Matters were also worsened by the fact that only Uganda and Rwanda insisted on these paid tests which were however free of charge in Kenya and Tanzania.

“Our major concern was that even if you presented a clearance permit from Kenya, the Ugandan medics at the border would insist on testing you. We were then left with two guesses: either the Ugandan medics doubted their Kenyan counterparts and their entire health system, or this (testing) was merely a money-minting scheme owned by some mafia whose sole aim was making as much money as possible,” the source said.

It is said that on January 2, 2022, the truck drivers under their umbrella association sat in Mombasa, Kenya and resolved to put an end to this “nonsense”.

One of the major resolutions was to force Uganda to either abandon the Covid tests or make them free of charge just like they were in Tanzania and Kenya. “This was based on the logic that if Ugandans doubted results from Kenyan medical system, how come their dignitaries run to Kenya for better treatment when the situation worsens? Something didn’t add up, therefore.”

“Secondly, Uganda had totally lifted the lockdown and so we saw it illogical to continue subjecting us to tests yet we also get the disease from people we interact with. We saw the continued testing of truck drivers as stigmatization and victimization. Are we the only ones that spread Covid or government had put Covid in our trucks that we were free to mix with the population but required to be tested as soon as we got into the trucks!” the source added.

Corruption

The other point of discontent was the rampant corruption which had cropped up at the border as drivers fought to avoid the exorbitant testing fees.

“Once we realized that the tests were draining us financially, many drivers resorted to bribing the testing officers at the border. At as low as Shs30,000 to 40,000 one would get a Covid clearance permit and save the 70k or 80k that was required. This business boomed so much that it ended up defeating the whole logic of tests. This is why we wanted them removed.”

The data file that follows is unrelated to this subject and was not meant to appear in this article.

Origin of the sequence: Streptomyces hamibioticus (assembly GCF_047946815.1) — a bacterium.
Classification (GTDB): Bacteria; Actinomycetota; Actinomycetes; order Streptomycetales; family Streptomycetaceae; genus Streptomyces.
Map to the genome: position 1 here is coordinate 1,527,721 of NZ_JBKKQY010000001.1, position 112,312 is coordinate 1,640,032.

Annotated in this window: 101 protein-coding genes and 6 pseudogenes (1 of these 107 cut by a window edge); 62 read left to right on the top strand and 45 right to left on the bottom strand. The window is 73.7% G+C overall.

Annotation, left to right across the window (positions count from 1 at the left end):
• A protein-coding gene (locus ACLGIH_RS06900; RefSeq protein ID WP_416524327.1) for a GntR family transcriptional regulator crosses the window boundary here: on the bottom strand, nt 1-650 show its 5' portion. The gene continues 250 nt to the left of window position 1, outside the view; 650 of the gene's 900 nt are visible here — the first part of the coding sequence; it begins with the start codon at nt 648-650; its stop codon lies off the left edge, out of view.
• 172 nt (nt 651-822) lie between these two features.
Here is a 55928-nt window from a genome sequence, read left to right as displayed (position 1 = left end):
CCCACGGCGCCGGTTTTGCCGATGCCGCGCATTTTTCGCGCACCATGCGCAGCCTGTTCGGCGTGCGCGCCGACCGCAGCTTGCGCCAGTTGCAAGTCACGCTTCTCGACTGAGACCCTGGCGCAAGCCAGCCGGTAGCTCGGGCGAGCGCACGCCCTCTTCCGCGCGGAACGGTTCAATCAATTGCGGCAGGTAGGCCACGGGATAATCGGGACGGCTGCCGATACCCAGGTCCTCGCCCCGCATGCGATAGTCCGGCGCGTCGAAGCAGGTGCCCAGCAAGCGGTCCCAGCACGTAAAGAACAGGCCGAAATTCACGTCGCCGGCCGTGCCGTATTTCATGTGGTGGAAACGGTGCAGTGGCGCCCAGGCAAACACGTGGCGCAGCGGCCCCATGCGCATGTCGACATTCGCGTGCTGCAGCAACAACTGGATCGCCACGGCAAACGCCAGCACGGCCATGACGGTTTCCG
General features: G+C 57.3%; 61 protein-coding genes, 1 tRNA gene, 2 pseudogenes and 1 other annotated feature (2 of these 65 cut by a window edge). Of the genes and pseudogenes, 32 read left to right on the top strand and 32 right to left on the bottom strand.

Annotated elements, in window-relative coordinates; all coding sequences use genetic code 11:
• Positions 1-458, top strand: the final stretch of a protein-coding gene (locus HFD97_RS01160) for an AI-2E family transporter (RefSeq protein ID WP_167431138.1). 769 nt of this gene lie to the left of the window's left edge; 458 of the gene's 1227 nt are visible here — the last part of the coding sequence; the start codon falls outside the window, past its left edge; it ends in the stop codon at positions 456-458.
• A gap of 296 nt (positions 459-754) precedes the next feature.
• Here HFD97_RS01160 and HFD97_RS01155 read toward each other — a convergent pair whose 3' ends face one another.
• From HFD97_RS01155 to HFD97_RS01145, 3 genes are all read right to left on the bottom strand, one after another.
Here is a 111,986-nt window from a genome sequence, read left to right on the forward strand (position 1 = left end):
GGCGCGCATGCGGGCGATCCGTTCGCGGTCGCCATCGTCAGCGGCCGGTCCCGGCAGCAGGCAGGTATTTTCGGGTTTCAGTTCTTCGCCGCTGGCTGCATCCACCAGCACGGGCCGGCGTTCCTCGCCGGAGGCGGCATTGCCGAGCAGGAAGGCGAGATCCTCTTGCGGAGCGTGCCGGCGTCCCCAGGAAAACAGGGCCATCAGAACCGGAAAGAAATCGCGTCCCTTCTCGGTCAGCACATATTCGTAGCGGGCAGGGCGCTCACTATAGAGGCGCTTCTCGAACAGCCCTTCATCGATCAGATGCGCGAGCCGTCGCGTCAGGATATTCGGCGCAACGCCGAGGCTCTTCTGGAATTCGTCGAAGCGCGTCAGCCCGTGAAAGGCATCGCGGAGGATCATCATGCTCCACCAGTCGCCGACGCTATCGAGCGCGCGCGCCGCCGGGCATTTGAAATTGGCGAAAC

It is said that after the meeting, the drivers’ association presented their demands to the concerned authorities but also widely circulated them to members via Whatsapp. They then signaled them to be ready to strike if no redress was got immediately.

And indeed, the Ugandan authorities remained adamant!

Strike Begins, Turns Ugly

Having failed to get desired response from Ugandan authorities, the drivers association signaled members to park their vehicles at the border. And very soon, the Webuye-Malaba and Busia Kisumu highways snaked with long lines of striking trucks.

“The order however was that the trucks should be strictly parked on the roadside to allow normal traffic flow for other vehicles,” the source said.

The strike would however turn ugly when a convoy of some military men came and evacuated about 50 trucks from the border.

“This was seen as provocation so the orders changed to involve sabotage in the strike. They therefore ordered us to block the roads by packing in the middle of the road to cause total traffic breakdown,” the source said.

But it was later agreed to coopt communities into the strike.

This was after communities along the routes where the trucks packed began refusing to allow the drivers use their places of convenience.

“For this, the drivers occasioned a ‘pupu crisis’ in these communities, easing themselves by the roadsides and near compounds of these people.

“Very soon these people began complaining of a looming health crisis including fears of cholera outbreaks. They thus started to exert pressure on concerned authorities to save them from the truck drivers,” the sources said.